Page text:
Free «Fire Frequency and Severity» Essay
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There has been confusion in the use of a number of concepts relating to fire. This is due to lack of precision in the way these concepts are described by various scholars. Such terms may include fire severity, burn severity, fire frequency, and fire intensity. It is in this light that this write up seeks to compare and contrast the concepts of fire frequency and those of the fire severity by presenting a description of each and using examples from a local jurisdiction.
Though there has been confusion in the use of the concepts of fire frequency and fire severity, there seem to be a mutual understanding on what is entailed in the two concepts. According to Hoffman and Holden (2010), fire severity is a general concept that is used as a description of active characteristics of fire, as well as the resulting effects coming immediately after a fire incidence. On the other hand, Kitchen (2012) defines fire frequency as the average number of years it takes for a fire incident to follow the previous fire occurrence. Thus, the two concepts, though being used as the attributes of fire regime, differ even in their meanings.
Similarly, these concepts differ in their indicators and, therefore, ways of measurements. The indicators for fire severity include the extent to which vegetation is consumed, the level of soil alteration as well as the mortality of the vegetation. This can also be described in certain instances as the amount of heat and energy that a given fire can produce and, therefore, the effect of fire on the affected ecology. On the other hand, Kitchen (2012) argues that the only indictor for fire frequency is the number of years it takes for a fire incident to occur after the initial one.
As much as these concepts differ, they have certain similarities. They both form a part of the basic attributes of fire regime. They are, thus, used in the evaluation of fire year by the land managers. Another similarity of the two concepts is seen in their mode of measurements. Fire severity is measured by sampling various points within the area covered by the fire, then assigning a value which can be used in the description of its measures at each point. During this exercise, the satellite imagery is used to collect data from different cells of the place under fire. The same happens in the measurement of fire severity where sensors are used to collect data of each incident of fire and the resulting data used to calculate fire frequency (Hoffman & Holden, 2010).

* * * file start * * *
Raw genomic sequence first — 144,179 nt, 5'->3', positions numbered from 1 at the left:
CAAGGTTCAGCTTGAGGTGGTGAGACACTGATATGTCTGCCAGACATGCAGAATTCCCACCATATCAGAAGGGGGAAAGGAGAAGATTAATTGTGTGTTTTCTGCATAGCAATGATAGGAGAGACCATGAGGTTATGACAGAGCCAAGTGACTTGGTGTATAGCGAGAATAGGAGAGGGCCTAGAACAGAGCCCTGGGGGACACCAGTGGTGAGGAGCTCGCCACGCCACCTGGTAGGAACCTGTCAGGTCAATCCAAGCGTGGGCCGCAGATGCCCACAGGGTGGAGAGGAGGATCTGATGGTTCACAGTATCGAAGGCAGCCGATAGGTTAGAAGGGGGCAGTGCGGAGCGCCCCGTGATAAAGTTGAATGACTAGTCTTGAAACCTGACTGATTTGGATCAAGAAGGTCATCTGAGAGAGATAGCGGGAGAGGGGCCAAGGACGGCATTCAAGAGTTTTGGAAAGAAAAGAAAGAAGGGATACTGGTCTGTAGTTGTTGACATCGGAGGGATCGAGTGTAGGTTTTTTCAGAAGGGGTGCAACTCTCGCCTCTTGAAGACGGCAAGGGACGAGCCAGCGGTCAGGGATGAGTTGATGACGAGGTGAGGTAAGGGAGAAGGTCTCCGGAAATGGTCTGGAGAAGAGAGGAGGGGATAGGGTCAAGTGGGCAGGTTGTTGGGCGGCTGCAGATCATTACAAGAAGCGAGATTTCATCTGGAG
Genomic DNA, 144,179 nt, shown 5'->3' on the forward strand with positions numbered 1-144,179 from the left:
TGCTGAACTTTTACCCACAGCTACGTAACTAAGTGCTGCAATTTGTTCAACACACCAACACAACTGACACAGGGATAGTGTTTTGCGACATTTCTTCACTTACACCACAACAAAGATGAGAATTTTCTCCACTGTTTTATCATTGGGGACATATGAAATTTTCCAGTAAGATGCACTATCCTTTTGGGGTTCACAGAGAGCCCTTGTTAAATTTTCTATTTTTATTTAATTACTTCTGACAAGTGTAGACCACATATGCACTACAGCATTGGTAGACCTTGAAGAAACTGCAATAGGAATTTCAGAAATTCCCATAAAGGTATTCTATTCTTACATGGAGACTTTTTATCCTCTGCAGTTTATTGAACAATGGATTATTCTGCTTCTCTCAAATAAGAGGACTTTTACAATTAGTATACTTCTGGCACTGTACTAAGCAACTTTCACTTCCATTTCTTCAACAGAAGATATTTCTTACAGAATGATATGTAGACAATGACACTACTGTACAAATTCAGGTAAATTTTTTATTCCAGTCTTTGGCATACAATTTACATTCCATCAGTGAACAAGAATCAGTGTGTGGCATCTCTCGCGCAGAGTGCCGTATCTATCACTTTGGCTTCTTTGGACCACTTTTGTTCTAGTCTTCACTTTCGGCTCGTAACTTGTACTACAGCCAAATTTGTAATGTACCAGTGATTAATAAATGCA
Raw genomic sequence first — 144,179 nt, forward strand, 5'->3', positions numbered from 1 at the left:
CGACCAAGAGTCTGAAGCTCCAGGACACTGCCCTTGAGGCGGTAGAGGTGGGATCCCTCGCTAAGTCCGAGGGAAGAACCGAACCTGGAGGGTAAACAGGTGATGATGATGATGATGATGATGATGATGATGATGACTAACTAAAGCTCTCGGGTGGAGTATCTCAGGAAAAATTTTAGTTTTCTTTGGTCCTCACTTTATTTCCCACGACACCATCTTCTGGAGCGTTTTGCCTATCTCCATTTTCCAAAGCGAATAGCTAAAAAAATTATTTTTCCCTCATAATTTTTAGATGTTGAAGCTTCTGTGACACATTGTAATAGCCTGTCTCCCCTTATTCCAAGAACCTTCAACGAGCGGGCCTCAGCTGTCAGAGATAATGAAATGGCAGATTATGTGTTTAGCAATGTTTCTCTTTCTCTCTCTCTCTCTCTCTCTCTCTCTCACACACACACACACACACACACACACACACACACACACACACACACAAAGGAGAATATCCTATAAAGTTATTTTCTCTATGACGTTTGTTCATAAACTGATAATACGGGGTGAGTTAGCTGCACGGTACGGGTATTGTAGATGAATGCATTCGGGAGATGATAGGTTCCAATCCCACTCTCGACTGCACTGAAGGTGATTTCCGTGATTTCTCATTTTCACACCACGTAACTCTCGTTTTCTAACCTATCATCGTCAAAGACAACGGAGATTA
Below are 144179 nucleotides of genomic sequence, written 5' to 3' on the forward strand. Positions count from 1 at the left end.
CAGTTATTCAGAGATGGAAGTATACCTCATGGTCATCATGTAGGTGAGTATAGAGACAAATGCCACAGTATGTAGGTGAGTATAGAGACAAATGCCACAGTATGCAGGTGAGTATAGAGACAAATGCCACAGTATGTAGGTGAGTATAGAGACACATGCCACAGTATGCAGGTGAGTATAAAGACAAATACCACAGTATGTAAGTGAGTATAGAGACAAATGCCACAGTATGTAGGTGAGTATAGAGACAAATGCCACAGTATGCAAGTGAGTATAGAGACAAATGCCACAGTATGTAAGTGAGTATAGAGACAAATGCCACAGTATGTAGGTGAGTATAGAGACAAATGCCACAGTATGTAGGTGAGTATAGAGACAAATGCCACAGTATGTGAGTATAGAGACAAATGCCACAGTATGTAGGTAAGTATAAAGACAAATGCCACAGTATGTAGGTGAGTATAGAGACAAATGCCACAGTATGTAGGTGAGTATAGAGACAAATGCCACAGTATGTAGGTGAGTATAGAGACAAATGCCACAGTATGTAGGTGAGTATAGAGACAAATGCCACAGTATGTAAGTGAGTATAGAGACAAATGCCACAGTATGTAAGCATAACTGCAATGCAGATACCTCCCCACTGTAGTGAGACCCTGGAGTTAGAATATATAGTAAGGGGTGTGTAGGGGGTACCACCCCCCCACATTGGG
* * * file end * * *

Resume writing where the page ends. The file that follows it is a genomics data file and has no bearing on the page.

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Equally, both the frequency and intensity with which any fire will act depend on the area’s vegetation as well as its topography. The two aspects of fire regime are also affected by the climate of the affected area which has an effect on probability of ignition with certain conditions of burning. This means that as much as both the two concepts affect the composition and structure of the affected vegetation, they are also affected by the very vegetation. That is, fire frequency and fire severity normally have a significant level of influence on the vegetation’s species that do thrive in an area. For example, certain species cannot withstand very severe or frequent fire occurrences during their earlier stages of growth vegetation (Kitchen, 2012).
Colorado Case Study as an Example
The differences and similarities can well be illustrated by what happened recently in Colorado, Woodland Park area. It is recorded that the mysterious fire had destroyed over 400 homes, scorching over 18,247 acres between June 23 and July 5, 2012. This clearly shows that the fire was of high severity. Equally, by the fact that it took the crews over two weeks to contain the fire, causing a damage of over $11.1 million dollars within this short time, the fire was of high severity (KRDO.com Staff, 2012). Equally, it is evidenced that the fire was of high frequency. Harrison (2012) reported that, in just about one week, 20 small fires had been experienced in the area.
Additionally, being surrounded by the large Pike National Forest, occupying nearly one million acres, and a mountainous place, the region has both its fire intensity and fire severity being determined by the different ranges in both the zones of vegetation and the level of elevation of the land. It was clear during this incidence that the area’s topography, climate, and vegetation strongly controled both the frequency and severity of fire variety. In conclusion, the two concepts are similar and work together as much as they differ in certain aspects.
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